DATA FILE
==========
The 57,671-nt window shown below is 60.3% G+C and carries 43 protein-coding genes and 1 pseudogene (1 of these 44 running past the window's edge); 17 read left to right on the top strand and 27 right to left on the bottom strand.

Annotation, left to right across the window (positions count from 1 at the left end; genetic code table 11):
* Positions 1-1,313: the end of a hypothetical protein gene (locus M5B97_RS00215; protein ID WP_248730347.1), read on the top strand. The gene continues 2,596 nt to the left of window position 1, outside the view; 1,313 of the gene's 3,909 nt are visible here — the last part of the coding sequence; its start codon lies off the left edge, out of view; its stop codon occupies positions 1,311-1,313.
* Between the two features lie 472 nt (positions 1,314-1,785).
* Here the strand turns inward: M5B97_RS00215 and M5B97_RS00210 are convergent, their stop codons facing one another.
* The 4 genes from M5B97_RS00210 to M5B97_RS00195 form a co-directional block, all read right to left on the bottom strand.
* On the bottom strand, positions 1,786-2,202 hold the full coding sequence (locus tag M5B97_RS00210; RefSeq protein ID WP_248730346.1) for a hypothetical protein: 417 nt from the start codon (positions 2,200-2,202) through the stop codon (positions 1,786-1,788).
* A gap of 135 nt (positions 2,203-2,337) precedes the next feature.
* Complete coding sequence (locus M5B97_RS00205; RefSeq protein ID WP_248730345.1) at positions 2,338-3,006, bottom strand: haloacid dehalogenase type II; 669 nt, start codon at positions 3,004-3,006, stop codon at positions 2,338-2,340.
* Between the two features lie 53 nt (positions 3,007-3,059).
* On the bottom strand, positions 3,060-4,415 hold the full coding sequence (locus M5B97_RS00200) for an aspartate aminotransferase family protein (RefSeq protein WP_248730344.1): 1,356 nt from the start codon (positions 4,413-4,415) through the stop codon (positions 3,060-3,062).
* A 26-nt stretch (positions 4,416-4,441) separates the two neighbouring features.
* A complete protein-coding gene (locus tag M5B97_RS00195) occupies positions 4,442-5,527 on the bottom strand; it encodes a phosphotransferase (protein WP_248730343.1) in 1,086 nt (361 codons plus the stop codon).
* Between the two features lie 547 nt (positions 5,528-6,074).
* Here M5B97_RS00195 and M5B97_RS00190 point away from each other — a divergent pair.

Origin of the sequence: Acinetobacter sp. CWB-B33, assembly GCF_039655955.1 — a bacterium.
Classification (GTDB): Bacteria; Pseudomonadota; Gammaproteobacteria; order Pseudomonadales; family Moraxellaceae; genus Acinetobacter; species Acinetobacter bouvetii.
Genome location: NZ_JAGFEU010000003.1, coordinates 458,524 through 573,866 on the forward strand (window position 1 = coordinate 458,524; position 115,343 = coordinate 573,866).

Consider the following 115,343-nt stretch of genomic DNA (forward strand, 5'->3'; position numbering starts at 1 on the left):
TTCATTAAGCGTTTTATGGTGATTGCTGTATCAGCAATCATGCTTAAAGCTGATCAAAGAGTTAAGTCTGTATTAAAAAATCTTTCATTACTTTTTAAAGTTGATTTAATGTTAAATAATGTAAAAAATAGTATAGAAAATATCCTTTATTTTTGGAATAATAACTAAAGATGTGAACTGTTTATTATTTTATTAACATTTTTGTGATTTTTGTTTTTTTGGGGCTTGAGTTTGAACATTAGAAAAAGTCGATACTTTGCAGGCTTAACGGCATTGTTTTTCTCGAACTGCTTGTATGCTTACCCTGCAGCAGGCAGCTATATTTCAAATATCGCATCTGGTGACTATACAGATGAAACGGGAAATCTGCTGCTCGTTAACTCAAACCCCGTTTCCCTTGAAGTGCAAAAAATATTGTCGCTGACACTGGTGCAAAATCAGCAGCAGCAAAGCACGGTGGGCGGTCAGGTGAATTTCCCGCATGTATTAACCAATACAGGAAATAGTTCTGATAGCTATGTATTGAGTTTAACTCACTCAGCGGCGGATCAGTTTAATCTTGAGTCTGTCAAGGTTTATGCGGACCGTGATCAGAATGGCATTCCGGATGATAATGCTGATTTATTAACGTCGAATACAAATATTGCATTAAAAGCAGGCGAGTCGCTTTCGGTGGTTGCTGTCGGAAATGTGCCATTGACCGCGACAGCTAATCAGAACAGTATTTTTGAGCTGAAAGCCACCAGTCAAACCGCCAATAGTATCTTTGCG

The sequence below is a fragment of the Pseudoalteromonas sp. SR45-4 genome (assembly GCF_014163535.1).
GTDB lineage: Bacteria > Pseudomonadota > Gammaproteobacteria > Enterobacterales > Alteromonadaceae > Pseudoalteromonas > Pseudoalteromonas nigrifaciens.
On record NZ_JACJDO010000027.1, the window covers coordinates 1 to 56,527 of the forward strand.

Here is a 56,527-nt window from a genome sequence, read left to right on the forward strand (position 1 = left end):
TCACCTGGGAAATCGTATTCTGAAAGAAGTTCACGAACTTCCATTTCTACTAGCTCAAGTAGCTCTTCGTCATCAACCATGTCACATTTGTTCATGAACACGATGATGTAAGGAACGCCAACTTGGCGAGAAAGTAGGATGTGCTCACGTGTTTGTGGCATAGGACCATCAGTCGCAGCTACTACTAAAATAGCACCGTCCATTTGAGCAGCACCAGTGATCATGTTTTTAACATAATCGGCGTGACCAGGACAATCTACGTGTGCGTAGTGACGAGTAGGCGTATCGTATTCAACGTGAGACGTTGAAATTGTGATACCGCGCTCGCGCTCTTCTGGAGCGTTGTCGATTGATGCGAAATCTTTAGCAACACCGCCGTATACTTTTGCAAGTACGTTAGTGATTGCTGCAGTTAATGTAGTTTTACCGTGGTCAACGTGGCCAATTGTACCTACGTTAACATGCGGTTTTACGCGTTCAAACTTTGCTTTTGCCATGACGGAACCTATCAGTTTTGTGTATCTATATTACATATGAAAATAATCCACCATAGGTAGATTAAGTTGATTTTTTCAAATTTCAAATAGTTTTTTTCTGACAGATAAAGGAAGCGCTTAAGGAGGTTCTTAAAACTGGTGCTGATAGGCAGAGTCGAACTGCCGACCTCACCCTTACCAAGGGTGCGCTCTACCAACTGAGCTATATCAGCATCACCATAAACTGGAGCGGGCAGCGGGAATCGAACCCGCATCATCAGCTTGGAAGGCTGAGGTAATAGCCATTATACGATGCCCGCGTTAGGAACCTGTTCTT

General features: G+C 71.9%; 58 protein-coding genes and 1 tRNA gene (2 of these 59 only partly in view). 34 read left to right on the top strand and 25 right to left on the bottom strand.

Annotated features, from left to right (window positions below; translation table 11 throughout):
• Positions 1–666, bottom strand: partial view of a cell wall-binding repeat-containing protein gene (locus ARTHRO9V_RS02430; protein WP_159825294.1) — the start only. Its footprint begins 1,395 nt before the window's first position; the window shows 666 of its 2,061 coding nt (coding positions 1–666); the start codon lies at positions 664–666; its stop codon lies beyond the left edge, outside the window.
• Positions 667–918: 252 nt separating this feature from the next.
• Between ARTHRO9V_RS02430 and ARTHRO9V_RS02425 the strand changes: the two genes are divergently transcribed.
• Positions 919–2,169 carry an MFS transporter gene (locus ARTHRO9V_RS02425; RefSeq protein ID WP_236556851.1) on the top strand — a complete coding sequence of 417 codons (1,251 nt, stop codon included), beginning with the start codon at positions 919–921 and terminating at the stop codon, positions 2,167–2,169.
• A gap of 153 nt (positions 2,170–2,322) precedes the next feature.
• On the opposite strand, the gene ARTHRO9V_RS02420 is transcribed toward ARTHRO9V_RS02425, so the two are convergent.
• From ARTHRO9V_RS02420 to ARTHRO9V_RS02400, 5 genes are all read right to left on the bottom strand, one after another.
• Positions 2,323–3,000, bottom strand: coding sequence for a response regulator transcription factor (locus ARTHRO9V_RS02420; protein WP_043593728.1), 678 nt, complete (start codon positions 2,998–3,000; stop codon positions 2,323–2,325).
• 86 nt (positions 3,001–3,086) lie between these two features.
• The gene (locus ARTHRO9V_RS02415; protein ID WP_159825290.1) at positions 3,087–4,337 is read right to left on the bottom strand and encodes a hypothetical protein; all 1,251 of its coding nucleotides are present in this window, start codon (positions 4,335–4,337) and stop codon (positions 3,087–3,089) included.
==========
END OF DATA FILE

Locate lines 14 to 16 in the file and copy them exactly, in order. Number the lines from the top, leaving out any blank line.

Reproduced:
* Between the two features lie 547 nt (positions 5,528-6,074).
* Here M5B97_RS00195 and M5B97_RS00190 point away from each other — a divergent pair.

Origin of the sequence: Acinetobacter sp. CWB-B33, assembly GCF_039655955.1 — a bacterium.